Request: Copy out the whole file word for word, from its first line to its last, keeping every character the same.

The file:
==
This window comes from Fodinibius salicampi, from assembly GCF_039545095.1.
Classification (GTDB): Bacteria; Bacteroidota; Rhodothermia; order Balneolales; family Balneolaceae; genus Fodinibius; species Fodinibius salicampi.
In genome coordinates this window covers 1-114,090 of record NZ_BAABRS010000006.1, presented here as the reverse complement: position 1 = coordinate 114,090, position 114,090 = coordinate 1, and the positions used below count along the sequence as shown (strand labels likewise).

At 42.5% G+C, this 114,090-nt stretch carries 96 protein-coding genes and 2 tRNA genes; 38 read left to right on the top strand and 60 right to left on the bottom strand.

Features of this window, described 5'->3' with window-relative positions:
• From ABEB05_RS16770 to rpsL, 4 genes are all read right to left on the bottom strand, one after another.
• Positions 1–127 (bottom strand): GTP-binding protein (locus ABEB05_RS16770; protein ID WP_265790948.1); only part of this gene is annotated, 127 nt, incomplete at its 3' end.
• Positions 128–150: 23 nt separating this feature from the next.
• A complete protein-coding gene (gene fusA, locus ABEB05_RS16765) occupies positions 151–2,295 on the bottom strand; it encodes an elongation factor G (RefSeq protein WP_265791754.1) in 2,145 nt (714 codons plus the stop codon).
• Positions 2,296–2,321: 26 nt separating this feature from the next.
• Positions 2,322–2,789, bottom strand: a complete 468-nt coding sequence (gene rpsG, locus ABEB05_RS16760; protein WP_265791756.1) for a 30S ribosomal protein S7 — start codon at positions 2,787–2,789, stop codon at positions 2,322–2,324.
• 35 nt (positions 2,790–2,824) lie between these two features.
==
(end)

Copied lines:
This window comes from Fodinibius salicampi, from assembly GCF_039545095.1.
Classification (GTDB): Bacteria; Bacteroidota; Rhodothermia; order Balneolales; family Balneolaceae; genus Fodinibius; species Fodinibius salicampi.
In genome coordinates this window covers 1-114,090 of record NZ_BAABRS010000006.1, presented here as the reverse complement: position 1 = coordinate 114,090, position 114,090 = coordinate 1, and the positions used below count along the sequence as shown (strand labels likewise).

At 42.5% G+C, this 114,090-nt stretch carries 96 protein-coding genes and 2 tRNA genes; 38 read left to right on the top strand and 60 right to left on the bottom strand.

Features of this window, described 5'->3' with window-relative positions:
• From ABEB05_RS16770 to rpsL, 4 genes are all read right to left on the bottom strand, one after another.
• Positions 1–127 (bottom strand): GTP-binding protein (locus ABEB05_RS16770; protein ID WP_265790948.1); only part of this gene is annotated, 127 nt, incomplete at its 3' end.
• Positions 128–150: 23 nt separating this feature from the next.
• A complete protein-coding gene (gene fusA, locus ABEB05_RS16765) occupies positions 151–2,295 on the bottom strand; it encodes an elongation factor G (RefSeq protein WP_265791754.1) in 2,145 nt (714 codons plus the stop codon).
• Positions 2,296–2,321: 26 nt separating this feature from the next.
• Positions 2,322–2,789, bottom strand: a complete 468-nt coding sequence (gene rpsG, locus ABEB05_RS16760; protein WP_265791756.1) for a 30S ribosomal protein S7 — start codon at positions 2,787–2,789, stop codon at positions 2,322–2,324.
• 35 nt (positions 2,790–2,824) lie between these two features.